When employees take leave due to their own COVID-19 diagnosis, or to care for a family member with COVID-19, employers may require documentation of the COVID-19 positive individual’s test. If an employee refuses to provide documentation, the employer does not need to provide the leave.
If an employee tests positive, the employer may require the employee to submit to a diagnostic test on or after the fifth day and require proof of the results. Based on current return to work guidelines, depending on the employee’s vaccine situation, this may also allow the employee to return to work.
4. Retro payments to January 1, 2022, are required.
Like the 2021 SPSL law, employers will have to issue retroactive payments to employees who took leave for a covered reason since January 1, 2022, upon written or verbal request by an employee. The retroactive payment has to be paid “on or before the payday for the next full pay period after the oral or written request of the covered employee.” As a result, employers should start reviewing the reasons that employees have taken leave and how much time the employees were out in order to be prepared to make payment upon demand.
5. Wage Statement Requirements
Employers now only need to list the amount of leave that has been used. If an employee has not yet used any leave, their statement must list “zero.” Employers do not need to list balances like what was required by previously versions of CA-SPSL.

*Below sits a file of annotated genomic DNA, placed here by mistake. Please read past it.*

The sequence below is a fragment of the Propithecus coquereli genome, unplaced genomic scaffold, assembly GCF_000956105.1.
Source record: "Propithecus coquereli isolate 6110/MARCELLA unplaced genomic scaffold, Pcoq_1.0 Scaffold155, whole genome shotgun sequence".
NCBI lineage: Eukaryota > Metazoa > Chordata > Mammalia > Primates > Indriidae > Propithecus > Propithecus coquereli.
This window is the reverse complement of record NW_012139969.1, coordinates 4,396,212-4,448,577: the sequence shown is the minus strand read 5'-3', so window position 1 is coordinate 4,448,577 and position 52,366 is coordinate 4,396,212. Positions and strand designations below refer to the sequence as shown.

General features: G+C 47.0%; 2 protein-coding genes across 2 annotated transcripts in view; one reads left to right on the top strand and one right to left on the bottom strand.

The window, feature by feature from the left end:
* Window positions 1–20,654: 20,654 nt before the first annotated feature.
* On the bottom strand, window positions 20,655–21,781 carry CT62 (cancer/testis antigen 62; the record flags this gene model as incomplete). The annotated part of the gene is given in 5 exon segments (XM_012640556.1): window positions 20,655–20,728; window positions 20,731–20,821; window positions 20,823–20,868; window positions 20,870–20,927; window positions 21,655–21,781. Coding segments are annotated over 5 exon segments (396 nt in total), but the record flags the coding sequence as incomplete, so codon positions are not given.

6. Rate of Pay Aligns with Regular Paid Sick Leave
The rate of pay is the same as California’s regular paid sick leave and must be paid at the regular rate during the pay period taken, or with a 90-day lookback (or, for exempt employees, their typical pay). The $511/day cap remains.
7. Additional Notes:
Employers cannot require any other type of leave to be used instead of, or before, 2022 CA-SPSL. However, this does not remove the Cal/OSHA ETS requirement for exclusion pay where appropriate.
Employers that have provided COVID-19-related leave for reasons covered by the new law in amounts equal to or greater than what the law requires can take credit for previously provided leave since January 1, 2022.
Expect a new model poster to be published. This should be posted in the workplace and must be emailed to employees who do not frequent a workplace.
It is not currently clear whether businesses will have to fully absorb the cost of these new requirements or whether CA will develop a way for businesses to take tax credits or if a federal program will again be created which may allow CA employers to take tax credits for offering COVID related leave. We will let you know more when we know more.
We will follow up when this passes to provide information regarding any changes which are made and what specific deadlines employers will have to meet with regards to implementing these new requirements. For now, start preparing based on what is discussed above, and be ready to quickly implement the above as soon as we reach out. If you have any questions, please feel free to call, and the experts at the Employers’ Council will be happy to assist you.